KITCHENER – Can the mighty Brantford Red Sox be beaten? Sure, says outfielder Darnell Duckett. But everything has to go right.
Luckily, a lot of things are going right for his Kitchener Panthers right now, riding an 8-2 record in its last ten games in the Intercounty Baseball League and roaring into the playoffs in their best position in years.
The Panthers may not know who their first-round opponent in the post-season will be next week, but they believe they’re playing well enough to beat anyone in this league.
That includes the heavily-favoured Red Sox – the powerhouse 29-6 club that has won five IBL titles in a row, and who figure to be in the finals once again.
“We have a good team to march to the finals this year. We can take (Brantford) on, but we can’t make errors. We have to play a solid game, 100 per cent baseball,” Duckett said.
“And we need to get up on teams early, instead of laying back and waiting until we’re in trouble.”
On Sunday, the Panthers will get a test run against the Red Sox, in their last home game of the regular season. The club may also have to play a makeup game against Toronto, which could be a preview of a pending first-round, best-of-seven playoff matchup.
With the playoffs just days away, the Panthers are playing with some swagger.
“There’s a good feeling around this team right now,” said catcher Rick Murray, who’s hitting .300 this season while scattering 30 hits. “Everyone’s just trying to focus right now and do our thing.”
But skipper Brian Bishop has been around long enough to know the regular season doesn’t mean a whole lot once the post-season starts. Last year, his Panthers finished in seventh place, two games below .500, but managed to upset the second-place London Majors in the first round.
“The playoffs are a different animal. Different teams show up in the playoffs,” he said.
Still, the club know it’s playing good baseball at the right time of year.
The Panthers have one of the lower staff earned run averages in the league, while boasting the IBL’s best fielding percentage. That’s a notable shift from last season, when the free-swinging Panthers were among the top of the league in homers but allowed far too many base runners.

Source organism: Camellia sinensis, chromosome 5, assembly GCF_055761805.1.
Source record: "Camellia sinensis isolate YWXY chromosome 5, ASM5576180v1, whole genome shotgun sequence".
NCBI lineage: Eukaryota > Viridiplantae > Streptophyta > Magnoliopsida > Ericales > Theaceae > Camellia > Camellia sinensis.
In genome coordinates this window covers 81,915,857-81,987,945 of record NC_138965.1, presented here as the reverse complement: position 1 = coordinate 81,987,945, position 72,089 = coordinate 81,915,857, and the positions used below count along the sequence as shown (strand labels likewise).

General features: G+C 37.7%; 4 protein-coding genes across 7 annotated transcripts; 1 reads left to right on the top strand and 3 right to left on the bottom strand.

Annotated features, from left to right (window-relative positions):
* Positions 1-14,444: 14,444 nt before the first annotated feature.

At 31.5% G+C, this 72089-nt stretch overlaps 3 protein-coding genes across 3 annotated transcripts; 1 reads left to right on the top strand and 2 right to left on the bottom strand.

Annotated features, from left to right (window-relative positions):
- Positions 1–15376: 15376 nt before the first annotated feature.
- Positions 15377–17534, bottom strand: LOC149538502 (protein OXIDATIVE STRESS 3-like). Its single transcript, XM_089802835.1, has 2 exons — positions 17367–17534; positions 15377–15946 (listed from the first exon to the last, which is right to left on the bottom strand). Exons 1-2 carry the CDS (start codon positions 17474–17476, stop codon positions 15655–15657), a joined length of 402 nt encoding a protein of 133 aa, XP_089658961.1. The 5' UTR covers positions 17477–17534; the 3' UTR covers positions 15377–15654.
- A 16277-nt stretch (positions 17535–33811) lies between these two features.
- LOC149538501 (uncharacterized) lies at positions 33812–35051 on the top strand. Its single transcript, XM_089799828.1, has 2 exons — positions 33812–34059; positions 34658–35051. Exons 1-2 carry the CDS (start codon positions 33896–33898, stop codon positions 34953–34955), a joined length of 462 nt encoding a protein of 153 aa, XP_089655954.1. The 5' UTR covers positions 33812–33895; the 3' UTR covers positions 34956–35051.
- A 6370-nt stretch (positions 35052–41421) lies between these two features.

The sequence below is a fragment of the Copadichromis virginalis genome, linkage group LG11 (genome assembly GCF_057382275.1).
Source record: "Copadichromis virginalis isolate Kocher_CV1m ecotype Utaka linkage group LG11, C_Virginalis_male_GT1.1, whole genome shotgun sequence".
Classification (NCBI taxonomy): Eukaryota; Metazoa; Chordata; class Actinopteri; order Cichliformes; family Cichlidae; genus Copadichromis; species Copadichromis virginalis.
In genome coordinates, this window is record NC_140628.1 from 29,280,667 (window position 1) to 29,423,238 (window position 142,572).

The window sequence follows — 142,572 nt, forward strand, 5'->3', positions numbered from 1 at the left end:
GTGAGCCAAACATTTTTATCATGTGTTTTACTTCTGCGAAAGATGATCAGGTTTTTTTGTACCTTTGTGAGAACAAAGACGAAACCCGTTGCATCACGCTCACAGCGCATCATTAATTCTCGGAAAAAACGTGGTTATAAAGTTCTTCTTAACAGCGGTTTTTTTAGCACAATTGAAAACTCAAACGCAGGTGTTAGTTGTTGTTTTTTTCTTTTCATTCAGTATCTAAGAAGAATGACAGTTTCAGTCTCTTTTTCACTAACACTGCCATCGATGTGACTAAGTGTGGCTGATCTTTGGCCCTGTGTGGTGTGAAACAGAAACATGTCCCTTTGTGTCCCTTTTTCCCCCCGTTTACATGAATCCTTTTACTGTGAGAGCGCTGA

“We’re fielding the ball really well, which is huge thing for us. We’re averaging less than an error a game, and at this level, that’s excellent,” said general manager Scott Ballantyne.
Strong defense combined with a steady string of good starts by Shaun Hancock, Mike McGillivray, Matt McGovern and Adam Echlin has put the team in a position to win often. And that’s without starter Marcos Reyna, the flame-throwing Californian who’s been limited to short relief appearances because of ongoing problems with his shoulder.
“I think everyone is battling hard right now,” said McGovern, the former Ottawa Fat Cat who joined the team early in the season.
“I’m hoping we can have a good run in the playoffs. We’ve had a good year, and I think it comes down to how our team has gelled. If we can keep that up in the playoffs, I think we’ll surprise some people.”
McGovern, who’s fighting a kidney infection, is a key part of the Panther’s playoffs hopes – he’s been setting down hitters at an impressive rate, having struck out 27 batters in his last three starts, putting him fifth in the league in total strikeouts.
He knows that if the Panthers have any chance of advancing all the way to the finals, it has to start with good pitching. But first, his club needs to finish the season and figure out who they’re matched up against in the first round.
The good news is the Red Sox long ago clenched first place, and a cushy first-round matchup with bottom-dwelling Guelph Royals, so there’s less motivation to trot out their top lineup Sunday.
That game goes at 7 p.m. Sunday at Jack Couch Park.
“Brantford’s kind of going through the motions right now,” said Keith Kandel, the speedy outfielder who’s swiped 20 stolen bases this season. “It gives us hope that we can finish strongly.”